Stress relaxation is a phenomenon that occurs when bearings are press-fitted into housings and used in high-temperature atmospheres. Stress relaxation is explained below.
If a bearing is exposed to a high-temperature atmosphere while it is press-fitted and secured in a housing, the stress generated by interference may increase due to the difference in thermal expansion between the bearing and housing.
When the physical properties of a bearing decrease due to high temperatures along with an increase in stress, plastic strain occurs in the bearing that was fixed at a stress within the elastic strain. This phenomenon is known as stress relaxation.
Stress relaxation occurs both in plastic materials as well as in metallic materials.
Stress relaxation may cause the bearing to drop out of or rotate in the housing, so we recommend the installation of a bearing locking or anti-rotation mechanism.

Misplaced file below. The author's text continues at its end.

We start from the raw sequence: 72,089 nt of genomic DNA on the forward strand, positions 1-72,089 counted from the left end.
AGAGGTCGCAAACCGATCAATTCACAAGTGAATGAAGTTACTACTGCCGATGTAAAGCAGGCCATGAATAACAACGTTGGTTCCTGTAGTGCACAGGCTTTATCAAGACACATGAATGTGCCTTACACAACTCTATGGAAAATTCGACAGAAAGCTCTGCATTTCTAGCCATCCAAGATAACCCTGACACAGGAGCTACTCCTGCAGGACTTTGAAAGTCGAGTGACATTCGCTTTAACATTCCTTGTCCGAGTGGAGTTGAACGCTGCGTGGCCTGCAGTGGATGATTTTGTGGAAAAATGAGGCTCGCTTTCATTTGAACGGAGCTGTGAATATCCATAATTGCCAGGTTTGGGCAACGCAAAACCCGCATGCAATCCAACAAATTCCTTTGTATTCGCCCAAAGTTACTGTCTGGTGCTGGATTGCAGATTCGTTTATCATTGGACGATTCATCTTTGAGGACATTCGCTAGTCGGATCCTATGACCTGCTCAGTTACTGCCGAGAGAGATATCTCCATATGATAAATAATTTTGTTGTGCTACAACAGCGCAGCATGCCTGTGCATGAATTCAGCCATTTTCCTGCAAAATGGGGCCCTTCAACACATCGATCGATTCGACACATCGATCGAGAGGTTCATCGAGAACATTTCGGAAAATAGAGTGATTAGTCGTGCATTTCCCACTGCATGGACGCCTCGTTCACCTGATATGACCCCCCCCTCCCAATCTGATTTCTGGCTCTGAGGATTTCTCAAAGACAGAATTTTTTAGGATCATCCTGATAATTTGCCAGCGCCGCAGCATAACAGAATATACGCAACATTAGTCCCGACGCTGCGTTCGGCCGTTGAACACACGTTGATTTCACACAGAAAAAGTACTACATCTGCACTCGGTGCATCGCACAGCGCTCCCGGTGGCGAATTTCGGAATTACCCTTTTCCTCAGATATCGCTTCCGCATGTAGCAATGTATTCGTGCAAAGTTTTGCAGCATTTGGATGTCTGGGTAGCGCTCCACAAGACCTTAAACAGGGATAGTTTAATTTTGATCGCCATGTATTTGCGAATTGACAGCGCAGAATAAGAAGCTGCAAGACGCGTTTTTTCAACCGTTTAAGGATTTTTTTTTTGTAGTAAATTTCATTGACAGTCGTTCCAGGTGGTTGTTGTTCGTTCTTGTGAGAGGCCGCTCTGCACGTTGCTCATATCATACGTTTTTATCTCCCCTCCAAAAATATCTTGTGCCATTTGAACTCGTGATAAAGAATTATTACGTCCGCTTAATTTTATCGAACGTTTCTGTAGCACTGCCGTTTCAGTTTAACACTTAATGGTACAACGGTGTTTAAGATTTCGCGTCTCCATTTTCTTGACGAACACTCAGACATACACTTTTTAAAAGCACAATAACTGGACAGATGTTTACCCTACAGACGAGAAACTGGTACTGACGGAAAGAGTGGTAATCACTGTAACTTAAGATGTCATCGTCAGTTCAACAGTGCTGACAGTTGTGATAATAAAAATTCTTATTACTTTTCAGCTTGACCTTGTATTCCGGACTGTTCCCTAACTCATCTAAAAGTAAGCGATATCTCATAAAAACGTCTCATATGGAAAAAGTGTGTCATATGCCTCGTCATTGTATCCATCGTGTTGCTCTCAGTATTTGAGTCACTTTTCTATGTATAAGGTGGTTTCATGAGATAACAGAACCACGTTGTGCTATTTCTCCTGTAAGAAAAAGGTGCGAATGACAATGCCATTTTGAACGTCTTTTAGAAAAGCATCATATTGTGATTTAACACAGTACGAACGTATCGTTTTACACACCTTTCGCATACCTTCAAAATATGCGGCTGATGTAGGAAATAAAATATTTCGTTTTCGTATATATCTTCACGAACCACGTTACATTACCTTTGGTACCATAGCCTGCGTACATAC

A model of the occurrence of stress relaxation is shown in Figure 1.
A bushing press-fitted into a housing generates a radial stress σr1 between the bushing and housing at temperature T1 (normal temperature).
(1) As the temperature rises, the bushing thermally expands and the radial stress σr increases, but at the same time the allowable stress σm of the bearing material itself decreases.
(2) Radial stress σr increases up to temperature T3. When temperature T3 is exceeded, the material yields along the curve of decreasing allowable stress σm of the material, and radial stress σr decreases.
(3) When cooling from temperature T4 begins, the radial stress σr decreases as shown by the dotted line in Figure 1, resulting in a gap between the bushing and the housing.
Figure 1 Model of the occurrence of stress relaxation